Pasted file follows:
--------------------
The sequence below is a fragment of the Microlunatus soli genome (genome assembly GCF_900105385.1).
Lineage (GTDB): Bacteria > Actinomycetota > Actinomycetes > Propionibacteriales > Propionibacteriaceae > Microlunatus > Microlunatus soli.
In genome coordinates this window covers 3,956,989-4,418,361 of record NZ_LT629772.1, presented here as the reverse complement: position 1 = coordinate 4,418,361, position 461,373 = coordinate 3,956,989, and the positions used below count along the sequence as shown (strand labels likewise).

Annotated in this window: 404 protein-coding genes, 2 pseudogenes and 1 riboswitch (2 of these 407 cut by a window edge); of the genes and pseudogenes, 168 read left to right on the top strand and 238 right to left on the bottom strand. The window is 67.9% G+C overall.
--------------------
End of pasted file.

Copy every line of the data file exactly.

The sequence below is a fragment of the Microlunatus soli genome (genome assembly GCF_900105385.1).
Lineage (GTDB): Bacteria > Actinomycetota > Actinomycetes > Propionibacteriales > Propionibacteriaceae > Microlunatus > Microlunatus soli.
In genome coordinates this window covers 3,956,989-4,418,361 of record NZ_LT629772.1, presented here as the reverse complement: position 1 = coordinate 4,418,361, position 461,373 = coordinate 3,956,989, and the positions used below count along the sequence as shown (strand labels likewise).

Annotated in this window: 404 protein-coding genes, 2 pseudogenes and 1 riboswitch (2 of these 407 cut by a window edge); of the genes and pseudogenes, 168 read left to right on the top strand and 238 right to left on the bottom strand. The window is 67.9% G+C overall.